The First True Lie by Marina Mander – This is one of the many books about children dealing with death to come across my desk while selecting books. In this English-language debut by Italian author Mander, 10-year-old Luca discovers his chronically depressed single mother dead in their apartment. Fear of having to live in an orphanage keeps him from reporting her death. Want to know why I didn’t choose it? [spoiler] It’s possible that I was just overwhelmed with stories that revolved entirely around death at the time I read this. I already knew that I wanted to pick another book that has to do with the death of a child, so this felt like it would’ve been overdoing it. I do like Mander’s writing, though, and will be interested to follow up on her work in the future. [/spoiler]

I Love You More by Jennifer Murphy was another death-of-a-family-member book that I really considered. A successful lawyer is found murdered in his family’s rental beach home. Suspicion lays with his wife…and his second wife…and his third wife. Their motive? They were all married to him at the same time. An intriguing literary thriller. Want to know why I didn’t choose it? [spoiler] Again, another dead family member book. Also, I thought the ending was a little predictable and that’s not as much fun.[/spoiler]

The Bear by Claire Cameron – Told from the perspective of a five-year-old girl whose parents are eaten by a bear while the family camps on a remote Canadian island. The girl is responsible for getting herself and her younger brother to safety. Want to know why I didn’t choose it? [spoiler] Yes, another dead family member book. It got a little overwhelming. I’ve shared with some of you my thoughts about books written from a child’s perspective. This was one of the less successful attempts, in my opinion. Cameron was great at eliciting an emotional response, but once that passed, it was far too difficult to suspend disbelief.[/spoiler]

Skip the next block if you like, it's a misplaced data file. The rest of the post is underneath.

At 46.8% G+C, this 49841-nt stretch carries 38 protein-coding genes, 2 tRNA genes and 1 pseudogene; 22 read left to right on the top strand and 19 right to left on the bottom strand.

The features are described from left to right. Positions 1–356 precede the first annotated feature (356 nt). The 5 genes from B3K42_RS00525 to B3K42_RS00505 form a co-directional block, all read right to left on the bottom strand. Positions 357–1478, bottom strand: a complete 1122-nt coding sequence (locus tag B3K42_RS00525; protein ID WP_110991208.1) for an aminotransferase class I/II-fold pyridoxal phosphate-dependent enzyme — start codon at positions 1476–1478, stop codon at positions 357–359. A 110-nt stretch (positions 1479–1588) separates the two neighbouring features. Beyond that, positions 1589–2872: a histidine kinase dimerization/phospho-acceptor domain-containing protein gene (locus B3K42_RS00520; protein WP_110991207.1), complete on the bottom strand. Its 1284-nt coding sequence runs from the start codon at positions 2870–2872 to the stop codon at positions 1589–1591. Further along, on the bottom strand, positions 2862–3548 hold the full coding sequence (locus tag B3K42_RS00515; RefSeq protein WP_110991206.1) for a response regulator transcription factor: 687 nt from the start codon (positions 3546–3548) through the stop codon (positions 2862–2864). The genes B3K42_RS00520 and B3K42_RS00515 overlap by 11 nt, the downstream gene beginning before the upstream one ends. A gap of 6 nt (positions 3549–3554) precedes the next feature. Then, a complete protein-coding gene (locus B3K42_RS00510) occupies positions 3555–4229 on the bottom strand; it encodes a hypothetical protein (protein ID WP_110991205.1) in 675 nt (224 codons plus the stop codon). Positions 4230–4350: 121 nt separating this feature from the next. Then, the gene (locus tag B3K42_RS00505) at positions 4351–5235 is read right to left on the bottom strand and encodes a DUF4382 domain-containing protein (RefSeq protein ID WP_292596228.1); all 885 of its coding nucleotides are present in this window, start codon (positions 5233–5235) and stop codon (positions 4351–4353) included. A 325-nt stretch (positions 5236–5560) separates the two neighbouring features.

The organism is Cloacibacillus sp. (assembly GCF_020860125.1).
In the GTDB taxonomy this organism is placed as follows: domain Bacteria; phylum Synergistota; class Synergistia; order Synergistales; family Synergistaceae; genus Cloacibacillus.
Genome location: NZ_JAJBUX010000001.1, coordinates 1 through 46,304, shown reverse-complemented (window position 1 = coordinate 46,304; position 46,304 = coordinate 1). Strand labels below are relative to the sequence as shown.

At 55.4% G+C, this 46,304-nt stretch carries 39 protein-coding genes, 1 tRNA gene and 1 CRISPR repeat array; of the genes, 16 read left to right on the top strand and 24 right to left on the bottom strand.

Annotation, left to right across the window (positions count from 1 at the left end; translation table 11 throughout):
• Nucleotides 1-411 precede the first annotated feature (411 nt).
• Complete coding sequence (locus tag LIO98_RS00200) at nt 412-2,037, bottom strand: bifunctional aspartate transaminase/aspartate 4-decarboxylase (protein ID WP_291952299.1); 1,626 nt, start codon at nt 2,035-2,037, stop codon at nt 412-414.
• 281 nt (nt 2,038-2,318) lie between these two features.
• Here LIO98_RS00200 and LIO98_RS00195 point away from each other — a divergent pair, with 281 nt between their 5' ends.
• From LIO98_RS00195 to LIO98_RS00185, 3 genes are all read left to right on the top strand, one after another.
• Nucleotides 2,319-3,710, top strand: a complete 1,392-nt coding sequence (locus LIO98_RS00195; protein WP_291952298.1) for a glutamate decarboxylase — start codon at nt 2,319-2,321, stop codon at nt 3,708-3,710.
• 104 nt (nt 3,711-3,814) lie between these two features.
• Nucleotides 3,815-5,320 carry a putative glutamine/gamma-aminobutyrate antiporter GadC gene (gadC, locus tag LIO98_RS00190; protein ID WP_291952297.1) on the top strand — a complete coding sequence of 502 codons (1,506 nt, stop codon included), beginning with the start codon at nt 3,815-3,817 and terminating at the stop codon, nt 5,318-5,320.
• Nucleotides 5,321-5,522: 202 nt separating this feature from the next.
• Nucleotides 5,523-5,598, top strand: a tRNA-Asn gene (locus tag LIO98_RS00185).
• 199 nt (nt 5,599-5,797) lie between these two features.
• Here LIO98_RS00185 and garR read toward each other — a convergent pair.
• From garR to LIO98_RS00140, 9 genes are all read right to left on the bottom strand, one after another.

The Apartment by Greg Baxter

Landing Gear by Kate Pullinger

Assembler of Parts by Raoul Weitzman – Truly, this was one of the best books I’ve read in a long time. I highly recommend it. Want to know why I didn’t choose it? [spoiler] I recommended this book at the last Unwin(e)d meeting of 2013-2014 and I didn’t want to choose a book I’d already recommended. Also, at some parts, this is so staggeringly, beautifully sad that I wasn’t sure I could in good conscience recommend it to people without a major caveat that it is rather heartbreaking. Still, if you can handle being very emotional from reading a book, give it a try.[/spoiler]

 The Girls from Corona del Mar by Rufi Thorpe

Love Me Back by Merritt Tearce -Fair warning: This is not a PG rated book. By any stretch.

The Steady Running of the Hour by Justin Go

Dear Committee Members by Julie Schumacher

A Song for Issy Bradley by Carys Bray

Golden Boy by Abigail Tarttelin

Why Are You So Sad? by Jason Porter

Terms and Conditions by Robert Glancy

Does this leave you wondering what books we will be reading? Tune in next week for the (much shorter) list of what we’ll books we’ll discuss as we Unwin(e)d in 2014-2015.

Happy reading!

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2 Responses to The runners-up

  1. Pingback: And the winners are… | Unwin(e)d